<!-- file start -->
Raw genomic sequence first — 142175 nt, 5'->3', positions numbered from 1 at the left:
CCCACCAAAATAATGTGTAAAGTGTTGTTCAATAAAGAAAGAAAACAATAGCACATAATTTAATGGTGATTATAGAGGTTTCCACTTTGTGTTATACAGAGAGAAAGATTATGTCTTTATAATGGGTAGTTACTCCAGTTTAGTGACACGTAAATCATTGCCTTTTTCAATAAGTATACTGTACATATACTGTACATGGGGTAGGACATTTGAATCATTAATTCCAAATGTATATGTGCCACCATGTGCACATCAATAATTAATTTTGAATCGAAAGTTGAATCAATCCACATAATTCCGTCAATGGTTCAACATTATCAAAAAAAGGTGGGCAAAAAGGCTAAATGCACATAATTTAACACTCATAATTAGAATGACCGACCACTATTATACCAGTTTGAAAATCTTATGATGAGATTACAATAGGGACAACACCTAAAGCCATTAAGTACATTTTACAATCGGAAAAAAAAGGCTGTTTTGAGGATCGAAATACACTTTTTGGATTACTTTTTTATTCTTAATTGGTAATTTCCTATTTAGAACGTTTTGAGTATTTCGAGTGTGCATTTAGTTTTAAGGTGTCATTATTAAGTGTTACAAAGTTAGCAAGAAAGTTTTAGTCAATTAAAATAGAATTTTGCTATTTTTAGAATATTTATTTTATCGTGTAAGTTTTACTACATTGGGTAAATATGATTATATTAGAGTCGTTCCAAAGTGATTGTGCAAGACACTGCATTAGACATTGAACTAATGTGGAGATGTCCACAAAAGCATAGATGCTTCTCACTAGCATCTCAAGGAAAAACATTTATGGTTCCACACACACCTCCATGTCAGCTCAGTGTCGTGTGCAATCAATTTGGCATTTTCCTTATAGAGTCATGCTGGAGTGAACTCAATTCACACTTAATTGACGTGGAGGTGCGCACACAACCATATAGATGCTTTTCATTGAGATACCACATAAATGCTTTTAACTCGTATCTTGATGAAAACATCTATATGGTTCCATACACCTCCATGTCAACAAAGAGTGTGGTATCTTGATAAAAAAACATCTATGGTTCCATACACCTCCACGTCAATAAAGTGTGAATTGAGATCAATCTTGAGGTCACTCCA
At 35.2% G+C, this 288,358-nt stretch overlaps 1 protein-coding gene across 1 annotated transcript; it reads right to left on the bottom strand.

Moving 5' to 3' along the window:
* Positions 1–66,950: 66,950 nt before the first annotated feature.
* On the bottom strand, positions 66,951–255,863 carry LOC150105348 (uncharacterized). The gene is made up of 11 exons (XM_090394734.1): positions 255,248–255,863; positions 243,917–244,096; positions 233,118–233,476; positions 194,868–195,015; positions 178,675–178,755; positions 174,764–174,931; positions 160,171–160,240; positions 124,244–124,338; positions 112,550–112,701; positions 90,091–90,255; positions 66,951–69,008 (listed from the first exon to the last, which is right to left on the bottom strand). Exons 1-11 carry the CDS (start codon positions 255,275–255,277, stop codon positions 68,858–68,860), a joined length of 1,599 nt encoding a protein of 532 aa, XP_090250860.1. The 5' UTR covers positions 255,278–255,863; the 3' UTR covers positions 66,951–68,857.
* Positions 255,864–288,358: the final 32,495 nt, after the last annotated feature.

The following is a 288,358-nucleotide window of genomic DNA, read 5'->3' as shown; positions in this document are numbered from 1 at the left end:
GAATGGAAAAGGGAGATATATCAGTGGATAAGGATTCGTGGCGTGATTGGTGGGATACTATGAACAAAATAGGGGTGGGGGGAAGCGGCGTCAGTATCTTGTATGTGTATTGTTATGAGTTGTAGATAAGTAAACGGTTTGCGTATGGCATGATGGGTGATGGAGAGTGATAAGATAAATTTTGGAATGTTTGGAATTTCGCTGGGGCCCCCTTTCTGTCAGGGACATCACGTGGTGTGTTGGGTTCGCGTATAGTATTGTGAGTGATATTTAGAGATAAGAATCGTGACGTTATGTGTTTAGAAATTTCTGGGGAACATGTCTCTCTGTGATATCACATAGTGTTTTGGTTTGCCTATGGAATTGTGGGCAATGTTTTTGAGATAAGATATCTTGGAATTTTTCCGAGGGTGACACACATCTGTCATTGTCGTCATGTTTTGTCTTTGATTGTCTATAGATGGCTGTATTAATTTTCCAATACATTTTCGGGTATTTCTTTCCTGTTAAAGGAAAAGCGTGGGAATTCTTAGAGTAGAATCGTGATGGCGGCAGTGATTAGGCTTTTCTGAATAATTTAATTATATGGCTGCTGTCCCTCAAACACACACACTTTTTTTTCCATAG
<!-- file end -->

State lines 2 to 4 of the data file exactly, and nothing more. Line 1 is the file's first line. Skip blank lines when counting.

CCCACCAAAATAATGTGTAAAGTGTTGTTCAATAAAGAAAGAAAACAATAGCACATAATTTAATGGTGATTATAGAGGTTTCCACTTTGTGTTATACAGAGAGAAAGATTATGTCTTTATAATGGGTAGTTACTCCAGTTTAGTGACACGTAAATCATTGCCTTTTTCAATAAGTATACTGTACATATACTGTACATGGGGTAGGACATTTGAATCATTAATTCCAAATGTATATGTGCCACCATGTGCACATCAATAATTAATTTTGAATCGAAAGTTGAATCAATCCACATAATTCCGTCAATGGTTCAACATTATCAAAAAAAGGTGGGCAAAAAGGCTAAATGCACATAATTTAACACTCATAATTAGAATGACCGACCACTATTATACCAGTTTGAAAATCTTATGATGAGATTACAATAGGGACAACACCTAAAGCCATTAAGTACATTTTACAATCGGAAAAAAAAGGCTGTTTTGAGGATCGAAATACACTTTTTGGATTACTTTTTTATTCTTAATTGGTAATTTCCTATTTAGAACGTTTTGAGTATTTCGAGTGTGCATTTAGTTTTAAGGTGTCATTATTAAGTGTTACAAAGTTAGCAAGAAAGTTTTAGTCAATTAAAATAGAATTTTGCTATTTTTAGAATATTTATTTTATCGTGTAAGTTTTACTACATTGGGTAAATATGATTATATTAGAGTCGTTCCAAAGTGATTGTGCAAGACACTGCATTAGACATTGAACTAATGTGGAGATGTCCACAAAAGCATAGATGCTTCTCACTAGCATCTCAAGGAAAAACATTTATGGTTCCACACACACCTCCATGTCAGCTCAGTGTCGTGTGCAATCAATTTGGCATTTTCCTTATAGAGTCATGCTGGAGTGAACTCAATTCACACTTAATTGACGTGGAGGTGCGCACACAACCATATAGATGCTTTTCATTGAGATACCACATAAATGCTTTTAACTCGTATCTTGATGAAAACATCTATATGGTTCCATACACCTCCATGTCAACAAAGAGTGTGGTATCTTGATAAAAAAACATCTATGGTTCCATACACCTCCACGTCAATAAAGTGTGAATTGAGATCAATCTTGAGGTCACTCCA
At 35.2% G+C, this 288,358-nt stretch overlaps 1 protein-coding gene across 1 annotated transcript; it reads right to left on the bottom strand.

Moving 5' to 3' along the window: